Although budgets are meant to fit our personal financial world, I often wonder if the amount I’ve allocated in each category is considered too large, too small, or about average. Suggestions such as how much to save, give, and put aside for retirement can serve as a great guide when designing your monthly spending plan and preparing for future endeavors.
If you’ve ever wondered how much you should be saving and spending, I’ve put together a guide that may provide you with some insight. This week, I’ll provide suggestions on what you should spend on your housing costs.
Check back in future weeks when I’ll discuss what you should be putting aside for such expenses as food, entertainment and debts.
Mortgage. A good rule of thumb is 25-35% of your monthly take home pay. This includes property taxes, homeowners insurance and home owner’s association fees.
Home maintenance and repairs. There’s no getting around it. Your house will need repairs and general upkeep. Set aside 1% of your total purchase price each year. For example, if you paid $300,000 for your home, set aside $3,000 per year. Another way to look at it is to put away $1 per square foot so if your home has 5,000 square feet, $5,000 would be set aside each year for maintenance and repairs. These numbers can vary by age of the home and weather volatility. If the home is older and/or certain items will have to be replaced soon, consider increasing that amount.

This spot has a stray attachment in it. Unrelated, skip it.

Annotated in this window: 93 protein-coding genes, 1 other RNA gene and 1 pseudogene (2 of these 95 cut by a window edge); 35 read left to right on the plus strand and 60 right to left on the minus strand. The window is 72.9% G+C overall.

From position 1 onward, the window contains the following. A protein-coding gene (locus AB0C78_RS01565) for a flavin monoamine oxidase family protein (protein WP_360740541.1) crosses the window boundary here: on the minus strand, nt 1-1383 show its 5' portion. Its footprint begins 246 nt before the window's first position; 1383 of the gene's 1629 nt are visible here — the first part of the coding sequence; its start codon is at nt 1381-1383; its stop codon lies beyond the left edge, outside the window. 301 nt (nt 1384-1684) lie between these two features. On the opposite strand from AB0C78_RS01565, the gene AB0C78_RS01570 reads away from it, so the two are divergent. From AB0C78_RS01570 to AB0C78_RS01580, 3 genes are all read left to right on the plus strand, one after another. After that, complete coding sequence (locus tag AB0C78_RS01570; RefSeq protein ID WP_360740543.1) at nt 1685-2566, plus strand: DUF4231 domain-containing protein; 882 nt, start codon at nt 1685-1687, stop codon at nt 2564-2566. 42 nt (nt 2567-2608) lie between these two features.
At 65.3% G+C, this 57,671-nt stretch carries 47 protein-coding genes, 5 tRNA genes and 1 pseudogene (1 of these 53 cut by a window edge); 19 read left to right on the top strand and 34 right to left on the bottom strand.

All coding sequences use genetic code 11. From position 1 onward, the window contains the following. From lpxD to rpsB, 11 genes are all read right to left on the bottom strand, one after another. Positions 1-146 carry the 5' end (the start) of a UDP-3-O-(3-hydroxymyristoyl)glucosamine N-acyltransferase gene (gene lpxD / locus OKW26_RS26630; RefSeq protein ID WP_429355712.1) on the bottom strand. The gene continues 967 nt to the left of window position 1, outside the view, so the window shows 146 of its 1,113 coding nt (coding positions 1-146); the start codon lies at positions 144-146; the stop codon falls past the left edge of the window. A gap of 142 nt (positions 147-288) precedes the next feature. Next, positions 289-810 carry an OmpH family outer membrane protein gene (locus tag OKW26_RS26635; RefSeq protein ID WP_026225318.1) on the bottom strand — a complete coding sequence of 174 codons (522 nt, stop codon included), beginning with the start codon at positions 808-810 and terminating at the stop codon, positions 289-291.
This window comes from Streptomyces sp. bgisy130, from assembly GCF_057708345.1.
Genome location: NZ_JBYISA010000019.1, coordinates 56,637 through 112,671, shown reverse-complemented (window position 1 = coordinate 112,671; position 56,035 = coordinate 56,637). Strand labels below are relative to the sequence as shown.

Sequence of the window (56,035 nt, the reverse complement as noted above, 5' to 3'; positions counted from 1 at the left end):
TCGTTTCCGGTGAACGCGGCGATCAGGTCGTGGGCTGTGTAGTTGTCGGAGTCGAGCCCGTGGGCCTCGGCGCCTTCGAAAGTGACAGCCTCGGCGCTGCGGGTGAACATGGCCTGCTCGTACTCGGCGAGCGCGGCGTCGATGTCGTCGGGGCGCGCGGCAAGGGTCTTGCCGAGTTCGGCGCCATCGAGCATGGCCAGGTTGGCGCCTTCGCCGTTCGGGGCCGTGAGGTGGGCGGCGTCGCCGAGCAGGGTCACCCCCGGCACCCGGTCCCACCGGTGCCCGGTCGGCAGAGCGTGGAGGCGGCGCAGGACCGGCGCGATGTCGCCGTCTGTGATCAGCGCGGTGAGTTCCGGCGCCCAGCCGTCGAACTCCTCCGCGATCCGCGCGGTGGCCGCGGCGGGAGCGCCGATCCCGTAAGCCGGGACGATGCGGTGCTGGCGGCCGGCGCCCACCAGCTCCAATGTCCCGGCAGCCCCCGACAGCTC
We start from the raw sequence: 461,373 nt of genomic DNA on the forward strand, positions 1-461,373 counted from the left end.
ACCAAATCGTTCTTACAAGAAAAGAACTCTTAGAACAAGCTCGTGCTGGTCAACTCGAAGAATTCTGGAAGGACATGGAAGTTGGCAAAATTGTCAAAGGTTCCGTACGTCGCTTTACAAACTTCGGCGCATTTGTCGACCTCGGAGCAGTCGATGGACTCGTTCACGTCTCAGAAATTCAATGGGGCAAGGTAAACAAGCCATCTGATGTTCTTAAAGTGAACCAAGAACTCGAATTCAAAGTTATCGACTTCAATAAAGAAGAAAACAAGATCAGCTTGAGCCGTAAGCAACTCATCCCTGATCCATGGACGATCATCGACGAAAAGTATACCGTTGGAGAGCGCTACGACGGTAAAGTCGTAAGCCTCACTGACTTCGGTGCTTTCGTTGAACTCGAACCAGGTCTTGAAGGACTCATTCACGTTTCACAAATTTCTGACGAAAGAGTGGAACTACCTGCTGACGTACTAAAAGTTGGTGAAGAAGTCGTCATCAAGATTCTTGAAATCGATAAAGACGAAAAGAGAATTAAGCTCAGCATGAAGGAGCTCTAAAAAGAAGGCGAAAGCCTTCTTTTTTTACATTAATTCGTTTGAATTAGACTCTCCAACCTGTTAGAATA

Utilities. A utility is a service or resource that is used to keep a home functional. This includes water, sewage, electricity, gas, telephone, internet and cable. While you may pay more for utilities at certain times of the year (think heating costs in the winter), you should typically be paying no more than 5 to 10 percent of your take-home salary for utilities.
Home services. So what about those non-required home maintenance expenses such as the burglar alarm, pest control or housecleaning services? These expenses shouldn’t exceed more than 2-5% of your monthly take-home pay. If they do, consider cutting back on this category since it’s entirely optional.
While these guidelines aren’t set in stone, they can help you to see where your spending may be out of alignment with your priorities. That way, you can get your budget back on track.
And so it is.